Bill I know you already know this but be sure and use a high quality brush and take light long strokes for the final strokes. Also don't forget to clean your brush. It will last for years.
I recently saw a video of a finishing class in which the teacher used a folded paper towel instead of a brush to apply the poly. No brush marks at all in any of the items (mostly picture frames) I've made using the method. The poly is pretty volatile, and it may have thickened from sitting open. Where you live is pretty hot so drying time has got to be pretty short, so thinning the poly a bit probably wouldn't hurt. But do try folding paper towels into a brush shape and applying each coat of poly fairly quickly.
I have been using a foam brush on the last coat. I think the drying time might be the culprit here. That plus the poly getting thicker from being open. I might try cutting it a bit and see how that works.I think it's because the finish is drying too fast. I don't remember this being a problem many years ago when finishes took 24 hours to dry but it did become a problem when they went to 1 to 4 hours drying time. The finish dries before surface tension can self level the finish. Try using it under the slowest possible drying environment and maybe use a foam brush for the final coat. Make sure you have removed the brush strikes from previous layers or they will telegraph through. Another possibility is to use a hair dryer on any brush strokes you see. It might work. It's one way to get rid of bubbles in a finish so it might smooth out brush strokes too. Otis uses a propane torch for that. It might work too but you would have to be more careful and I wouldn't use it on an oil based finish.
Tom I think you are right in saying the poly has thickened up. I am going to try cutting it a bit and see if that works. I use foam brushes but I am going to try the paper towel and see how that does.I recently saw a video of a finishing class in which the teacher used a folded paper towel instead of a brush to apply the poly. No brush marks at all in any of the items (mostly picture frames) I've made using the method. The poly is pretty volatile, and it may have thickened from sitting open. Where you live is pretty hot so drying time has got to be pretty short, so thinning the poly a bit probably wouldn't hurt. But do try folding paper towels into a brush shape and applying each coat of poly fairly quickly.
Thanks Malcolm. I am going to give this a try. If it turns out even close to your boxes I would be a happy camper.Hi Bill, I apply Zar polyurethane all the time, but never a stain. As others have said, use a paper towel. I use the blue shop towels that I cut into 1/4. Then I fold until it is about 2" square. I dilute the poly almost 50% with quality mineral spirits. I apply 2-coats a day. No runs and no brush makes and no sanding between coats.
Most woods after a couple coats I apply a heavy coat with a 1" foam brush and go over it with the orbital sander on medium speed using a 400 grit wet / dry sandpaper. This really mades the wood slick and seems to help the grain. I let that dry for 12 hours or so then apply a couple more coats with the towel. Then I use a 500 grit foam pad that fits on the orbital sander that I go over the piece lightly to removed any grit or dust. Then apply the last coat of poly.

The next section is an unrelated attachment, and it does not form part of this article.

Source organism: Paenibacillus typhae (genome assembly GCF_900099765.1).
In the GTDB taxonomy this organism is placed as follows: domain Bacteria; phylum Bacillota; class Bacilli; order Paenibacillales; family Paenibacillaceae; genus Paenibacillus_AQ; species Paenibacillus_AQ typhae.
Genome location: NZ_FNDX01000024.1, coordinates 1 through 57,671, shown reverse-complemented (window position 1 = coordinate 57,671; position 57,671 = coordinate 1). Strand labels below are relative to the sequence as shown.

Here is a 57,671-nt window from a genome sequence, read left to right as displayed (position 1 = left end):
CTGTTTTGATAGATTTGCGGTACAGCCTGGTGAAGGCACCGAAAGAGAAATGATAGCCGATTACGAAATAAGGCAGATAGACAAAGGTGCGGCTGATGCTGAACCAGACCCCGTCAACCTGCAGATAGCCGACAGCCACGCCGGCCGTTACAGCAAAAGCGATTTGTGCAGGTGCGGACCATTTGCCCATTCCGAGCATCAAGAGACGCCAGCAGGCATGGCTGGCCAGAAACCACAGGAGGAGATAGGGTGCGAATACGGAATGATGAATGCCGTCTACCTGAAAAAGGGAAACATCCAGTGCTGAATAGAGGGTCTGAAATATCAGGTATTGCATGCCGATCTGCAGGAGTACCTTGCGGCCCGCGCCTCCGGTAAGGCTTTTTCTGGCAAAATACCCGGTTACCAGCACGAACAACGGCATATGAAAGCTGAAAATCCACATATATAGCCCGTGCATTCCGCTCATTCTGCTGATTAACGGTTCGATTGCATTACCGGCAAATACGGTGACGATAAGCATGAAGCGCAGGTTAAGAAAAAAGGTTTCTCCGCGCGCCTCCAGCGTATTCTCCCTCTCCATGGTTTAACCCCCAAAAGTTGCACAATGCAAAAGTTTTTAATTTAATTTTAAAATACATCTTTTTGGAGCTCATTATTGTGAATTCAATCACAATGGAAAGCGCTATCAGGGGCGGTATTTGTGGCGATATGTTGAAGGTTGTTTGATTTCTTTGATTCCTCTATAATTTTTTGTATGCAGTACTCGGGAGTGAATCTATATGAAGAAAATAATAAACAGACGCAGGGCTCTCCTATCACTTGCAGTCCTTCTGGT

Hope this help. Malcolm / Kentucky USA
I have not had good luck with the disposable chip brushes. They tend to lose bristles. Where do you buy yours?I use disposable chip brushes for staining these days, it makes it easy to work stain into crevices on picture frames, which are my most frequent project. I use a prestain as well, which produces better results than applying to bare wood.
I like the paper towel results very well indeed. Use the corners to apply the poly to those tight spots. I also use disposable clear plastic food cups, pour in enough poly for one coat, then squeeze out all the air and close the plastic bottle. I put a lid on the 2 ounce food container if it has to sit more than a minute. Haven't noticed much thickening as a result, but I also have mineral spirits handy. I used a Forstner bit to drill a recess into a short 2x4 to hold the food container, without it, you WILL get a spill.
Sanding picture frames was no fun until I discovered these sanding pads and the new, flexible 3-M sanding sheets. The sheets conform to the shape of the pad, both the U shape and the rounded end and sanding is done in minutes on picture frame stock. Best $10 investment in accessories yet. I generally sand down to 220 grit, with the occasional quick pass with 320 grit to lightly clip off the fuzz that gets raised by the stain. The 3M sheets are really aggressive, almost like card scraping. Next comes a large paint brush to remove the bulk of sawdust, then a very light rub with a waxed cheese cloth to knock off the dust. For picture frames, I'm generally going for a very high gloss, glassy finish. I highly recommend the sanding blocks, which you can get in angled and curved versions from Amazon or woodworking stores..
Dan I tried this thinking it might save me some time but it has cost me considerably more in time and effort than using a stain followed by poly. And yes the product is a Mini-wax stain-poly.Bill; just out of curiosity, why did you go to the stain~poly mix? Were you having difficulties with the stain you were using previously, or was it a time saving thing?
Is the product you're using now a Minwax stain~poly?
*Lips are sealed*Dan I tried this thinking it might save me some time but it has cost me considerably more in time and effort than using a stain followed by poly. And yes the product is a Mini-wax stain-poly.
Got them in bulk from Amazon in batches of 50. I have half inch, one inch and 1.5 inch (although I rarely use the last). I only use them for staining and for padding forms.I have not had good luck with the disposable chip brushes. They tend to lose bristles. Where do you buy yours?